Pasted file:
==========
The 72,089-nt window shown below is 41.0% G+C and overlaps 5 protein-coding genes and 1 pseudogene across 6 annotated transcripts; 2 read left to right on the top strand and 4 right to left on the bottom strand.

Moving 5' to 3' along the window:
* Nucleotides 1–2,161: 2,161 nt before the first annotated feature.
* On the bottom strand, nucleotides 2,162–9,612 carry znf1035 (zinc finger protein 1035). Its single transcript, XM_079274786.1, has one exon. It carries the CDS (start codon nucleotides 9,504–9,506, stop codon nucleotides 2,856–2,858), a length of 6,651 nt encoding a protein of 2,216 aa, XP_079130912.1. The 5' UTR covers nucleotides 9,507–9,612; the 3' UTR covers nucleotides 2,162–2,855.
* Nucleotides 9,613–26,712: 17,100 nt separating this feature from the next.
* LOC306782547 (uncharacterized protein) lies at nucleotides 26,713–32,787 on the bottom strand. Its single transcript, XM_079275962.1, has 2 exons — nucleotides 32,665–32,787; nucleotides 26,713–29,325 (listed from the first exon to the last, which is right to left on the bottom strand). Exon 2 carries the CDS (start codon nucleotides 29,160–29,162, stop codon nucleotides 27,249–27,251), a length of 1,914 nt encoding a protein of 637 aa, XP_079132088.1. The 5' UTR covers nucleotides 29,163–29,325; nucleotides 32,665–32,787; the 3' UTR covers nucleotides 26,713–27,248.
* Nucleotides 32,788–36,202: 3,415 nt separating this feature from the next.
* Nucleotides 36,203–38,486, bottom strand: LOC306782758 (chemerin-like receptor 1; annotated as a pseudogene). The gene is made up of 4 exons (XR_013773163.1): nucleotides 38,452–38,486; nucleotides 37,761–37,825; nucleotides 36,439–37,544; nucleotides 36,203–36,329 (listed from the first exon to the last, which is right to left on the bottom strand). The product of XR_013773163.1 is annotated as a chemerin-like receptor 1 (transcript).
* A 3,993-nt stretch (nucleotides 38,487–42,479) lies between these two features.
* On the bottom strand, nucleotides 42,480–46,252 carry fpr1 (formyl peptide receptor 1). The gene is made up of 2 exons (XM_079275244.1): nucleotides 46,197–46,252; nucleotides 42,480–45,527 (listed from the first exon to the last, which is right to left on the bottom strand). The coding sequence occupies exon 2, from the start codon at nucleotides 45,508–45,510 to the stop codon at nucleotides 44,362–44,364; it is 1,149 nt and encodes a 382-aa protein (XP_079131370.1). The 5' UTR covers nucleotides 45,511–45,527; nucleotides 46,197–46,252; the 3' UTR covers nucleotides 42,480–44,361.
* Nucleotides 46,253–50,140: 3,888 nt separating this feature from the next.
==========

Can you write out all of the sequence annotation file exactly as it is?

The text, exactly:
The 72,089-nt window shown below is 41.0% G+C and overlaps 5 protein-coding genes and 1 pseudogene across 6 annotated transcripts; 2 read left to right on the top strand and 4 right to left on the bottom strand.

Moving 5' to 3' along the window:
* Nucleotides 1–2,161: 2,161 nt before the first annotated feature.
* On the bottom strand, nucleotides 2,162–9,612 carry znf1035 (zinc finger protein 1035). Its single transcript, XM_079274786.1, has one exon. It carries the CDS (start codon nucleotides 9,504–9,506, stop codon nucleotides 2,856–2,858), a length of 6,651 nt encoding a protein of 2,216 aa, XP_079130912.1. The 5' UTR covers nucleotides 9,507–9,612; the 3' UTR covers nucleotides 2,162–2,855.
* Nucleotides 9,613–26,712: 17,100 nt separating this feature from the next.
* LOC306782547 (uncharacterized protein) lies at nucleotides 26,713–32,787 on the bottom strand. Its single transcript, XM_079275962.1, has 2 exons — nucleotides 32,665–32,787; nucleotides 26,713–29,325 (listed from the first exon to the last, which is right to left on the bottom strand). Exon 2 carries the CDS (start codon nucleotides 29,160–29,162, stop codon nucleotides 27,249–27,251), a length of 1,914 nt encoding a protein of 637 aa, XP_079132088.1. The 5' UTR covers nucleotides 29,163–29,325; nucleotides 32,665–32,787; the 3' UTR covers nucleotides 26,713–27,248.
* Nucleotides 32,788–36,202: 3,415 nt separating this feature from the next.
* Nucleotides 36,203–38,486, bottom strand: LOC306782758 (chemerin-like receptor 1; annotated as a pseudogene). The gene is made up of 4 exons (XR_013773163.1): nucleotides 38,452–38,486; nucleotides 37,761–37,825; nucleotides 36,439–37,544; nucleotides 36,203–36,329 (listed from the first exon to the last, which is right to left on the bottom strand). The product of XR_013773163.1 is annotated as a chemerin-like receptor 1 (transcript).
* A 3,993-nt stretch (nucleotides 38,487–42,479) lies between these two features.
* On the bottom strand, nucleotides 42,480–46,252 carry fpr1 (formyl peptide receptor 1). The gene is made up of 2 exons (XM_079275244.1): nucleotides 46,197–46,252; nucleotides 42,480–45,527 (listed from the first exon to the last, which is right to left on the bottom strand). The coding sequence occupies exon 2, from the start codon at nucleotides 45,508–45,510 to the stop codon at nucleotides 44,362–44,364; it is 1,149 nt and encodes a 382-aa protein (XP_079131370.1). The 5' UTR covers nucleotides 45,511–45,527; nucleotides 46,197–46,252; the 3' UTR covers nucleotides 42,480–44,361.
* Nucleotides 46,253–50,140: 3,888 nt separating this feature from the next.